Lockheed keeps No. 1 spot amidst changes
New leadership, tougher market don't cloud view from the top
- By Nick Wakeman
- Jun 10, 2013
This year marks Lockheed Martin Corp.’s 19th straight appearance as the No. 1 ranked company on the Washington Technology Top 100, but this past year also marks a year of great change at the company.
The Bethesda, Md.-based defense contractor has a new CEO in Marillyn Hewson. She replaced Bob Stevens, who remains chairman, at least for now. Hewson is slated to become chairman later this year.
The company also has new leadership at its Information Systems & Global Solutions group, which accounts for the bulk of the $14.9 billion in prime contracts that secured the company's top spot on the Top 100. The long-time leader of that group, Linda Gooden, retired this spring, and has been replaced by Sondra Barbour.
The leadership changes come at a time when the market is undergoing a fundamental shift, as government agencies look to lower costs and increase efficiencies as well as the significant drops in defense spending that are going on because of the completed drawdown in Iraq, and the continuing drawdown in Afghanistan.
Against this backdrop, IS&GS, under Barbour, is executing a strategy focused on maintaining its position with current customers while actively moving into new markets and customer sets.
“Our top priority is performing the important mission of our customers and growing our business,” Barbour said.
Cybersecurity is an important business opportunity because it cuts across multiple customers, and offers the chance to reach new market segments, she said.
Other growth areas that the company is focused on are energy and health care, Barbour said.
Energy is part of the cyber opportunity in securing the energy grid, but also in improving energy usage. In health care, the company is focused on data analytics.
“Our major focus is now looking at how we can take data and use analytics to help predict what might occur in a patient or predict outbreaks,” Barbour said.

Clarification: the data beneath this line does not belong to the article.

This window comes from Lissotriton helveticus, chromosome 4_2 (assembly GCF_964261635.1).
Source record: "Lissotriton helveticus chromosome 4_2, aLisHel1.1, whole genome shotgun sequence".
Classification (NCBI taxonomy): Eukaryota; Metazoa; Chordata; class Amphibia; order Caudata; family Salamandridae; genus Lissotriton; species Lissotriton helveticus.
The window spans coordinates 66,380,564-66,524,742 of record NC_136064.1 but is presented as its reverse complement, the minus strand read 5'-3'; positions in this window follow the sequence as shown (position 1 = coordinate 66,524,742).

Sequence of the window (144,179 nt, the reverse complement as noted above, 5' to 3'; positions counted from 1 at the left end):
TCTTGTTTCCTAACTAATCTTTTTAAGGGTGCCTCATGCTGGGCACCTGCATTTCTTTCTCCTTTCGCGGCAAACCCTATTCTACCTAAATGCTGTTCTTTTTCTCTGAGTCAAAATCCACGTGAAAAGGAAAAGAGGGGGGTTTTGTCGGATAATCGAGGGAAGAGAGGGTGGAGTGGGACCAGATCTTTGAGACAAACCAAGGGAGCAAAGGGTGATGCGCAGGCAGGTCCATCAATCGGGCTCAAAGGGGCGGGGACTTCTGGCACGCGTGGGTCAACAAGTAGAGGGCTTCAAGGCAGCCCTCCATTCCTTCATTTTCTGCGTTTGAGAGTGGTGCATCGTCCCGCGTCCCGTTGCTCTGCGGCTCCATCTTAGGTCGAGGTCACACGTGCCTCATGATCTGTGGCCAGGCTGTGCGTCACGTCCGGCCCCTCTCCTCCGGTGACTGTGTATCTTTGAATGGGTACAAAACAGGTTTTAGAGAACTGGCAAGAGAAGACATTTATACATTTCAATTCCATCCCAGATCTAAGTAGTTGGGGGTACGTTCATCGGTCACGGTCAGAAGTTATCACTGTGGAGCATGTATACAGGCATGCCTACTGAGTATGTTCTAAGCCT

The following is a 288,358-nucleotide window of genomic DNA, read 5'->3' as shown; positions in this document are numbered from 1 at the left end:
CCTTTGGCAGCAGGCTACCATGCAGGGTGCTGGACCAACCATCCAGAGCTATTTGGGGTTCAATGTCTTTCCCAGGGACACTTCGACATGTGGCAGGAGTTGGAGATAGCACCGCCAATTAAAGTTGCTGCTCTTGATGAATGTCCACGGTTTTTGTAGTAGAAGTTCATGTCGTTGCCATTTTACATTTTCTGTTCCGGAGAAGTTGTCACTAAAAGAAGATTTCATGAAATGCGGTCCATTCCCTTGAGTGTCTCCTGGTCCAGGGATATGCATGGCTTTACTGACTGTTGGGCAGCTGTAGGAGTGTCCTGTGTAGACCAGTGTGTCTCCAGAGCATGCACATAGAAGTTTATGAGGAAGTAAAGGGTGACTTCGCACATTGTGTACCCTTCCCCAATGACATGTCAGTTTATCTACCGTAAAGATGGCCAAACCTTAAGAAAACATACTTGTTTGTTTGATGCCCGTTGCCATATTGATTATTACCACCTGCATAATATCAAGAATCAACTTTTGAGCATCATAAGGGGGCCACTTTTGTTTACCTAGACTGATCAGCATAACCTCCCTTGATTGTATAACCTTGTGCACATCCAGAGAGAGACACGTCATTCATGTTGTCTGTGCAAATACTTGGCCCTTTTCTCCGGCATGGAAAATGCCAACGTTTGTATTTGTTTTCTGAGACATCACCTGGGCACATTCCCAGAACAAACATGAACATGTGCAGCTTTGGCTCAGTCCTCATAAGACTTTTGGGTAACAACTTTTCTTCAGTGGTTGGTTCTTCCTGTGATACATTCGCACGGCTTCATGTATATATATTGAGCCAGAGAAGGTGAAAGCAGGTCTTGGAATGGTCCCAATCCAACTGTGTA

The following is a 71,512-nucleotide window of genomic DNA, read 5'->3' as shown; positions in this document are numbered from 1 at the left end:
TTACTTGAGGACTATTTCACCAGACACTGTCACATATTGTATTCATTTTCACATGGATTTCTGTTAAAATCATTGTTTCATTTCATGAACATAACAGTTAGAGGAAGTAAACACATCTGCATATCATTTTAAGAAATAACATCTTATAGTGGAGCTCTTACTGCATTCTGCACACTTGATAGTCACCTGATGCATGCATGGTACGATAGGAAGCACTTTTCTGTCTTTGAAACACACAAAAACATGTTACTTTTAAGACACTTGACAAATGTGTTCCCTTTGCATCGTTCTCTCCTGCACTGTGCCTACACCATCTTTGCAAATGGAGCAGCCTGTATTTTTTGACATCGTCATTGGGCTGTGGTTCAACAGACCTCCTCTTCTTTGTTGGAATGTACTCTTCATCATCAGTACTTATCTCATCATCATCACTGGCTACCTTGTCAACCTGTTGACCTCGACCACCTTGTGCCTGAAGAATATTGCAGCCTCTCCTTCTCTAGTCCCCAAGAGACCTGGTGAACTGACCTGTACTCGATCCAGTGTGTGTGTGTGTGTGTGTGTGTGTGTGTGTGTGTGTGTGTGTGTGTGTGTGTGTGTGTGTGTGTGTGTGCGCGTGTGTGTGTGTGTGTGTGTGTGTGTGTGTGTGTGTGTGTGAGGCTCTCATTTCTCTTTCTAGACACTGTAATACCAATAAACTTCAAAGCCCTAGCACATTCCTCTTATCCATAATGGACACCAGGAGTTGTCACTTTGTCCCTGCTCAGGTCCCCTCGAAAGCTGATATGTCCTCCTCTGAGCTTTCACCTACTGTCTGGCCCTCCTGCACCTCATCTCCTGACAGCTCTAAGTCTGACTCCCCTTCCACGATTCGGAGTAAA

The data analytics approach plays to Lockheed’s engineering strengths and tradition, she said.
The company celebrated two large wins in 2012: the capture of the National Science Foundation’s Antarctica support contract worth $2 billion, and the prime position on the Defense Information Systems Agency’s Global Information Grid Services Management Operations contract, valued at $4.6 billion.
Barbour also said this coming year, Lockheed faces several significant recompetes with the Air Force, NASA and the Homeland Security Department.
The specter of lowest price, technically acceptable contracts hangs over nearly everything the company competes for, Barbour said, but Lockheed’s approach is to submit bids that are fully compliant, technically sound and offer the best value. She said that she expects there may be competitions where Lockheed will not bid because it won’t make the sacrifices on quality just to win.
“I don't think we've had any to date, but I fully expect as things start to tighten we might see some of that,” Barbour said.
The international market also is an active one for Lockheed Martin, as it looks for adjacent markets. The company won a contract in the United Kingdom for cloud computing services, and a $26 million command and control contract with the Royal Jordanian Air Force.
Australia is another important market where Lockheed has made several acquisitions that strengthened its intelligence and defense capabilities in that region.
Air traffic control is another international opportunity for the company.
“We are looking at some large bids in Australia, the Middle East and the U.K. focused on air traffic control, command and control and some other areas that I can’t disclose,” Barbour said.
As the market tightens because of budget cuts, sequestration and an emphasis on price, the position of an incumbent isn’t as strong as it once was.
Barbour’s answer to that goes back to her focus on performance, and to finding savings for customers before a contract is up for a recompete.
“You can’t wait until it’s up for bid. Your customers will say, 'why didn’t you suggest that before?'” she said. “Your approach has to be, ‘How do we continuously improve by implementing innovation?’”
That’s a common conversation that Lockheed is having with its customers, particularly in light of sequestration.
“We are certain there will be cuts, but we’re not certain as to where they will be made, so we’re working through it with our customers,” she said. “We’re confident we’ll be able to help them.”
Nick Wakeman is the editor-in-chief of Washington Technology. Follow him on Twitter: @nick_wakeman.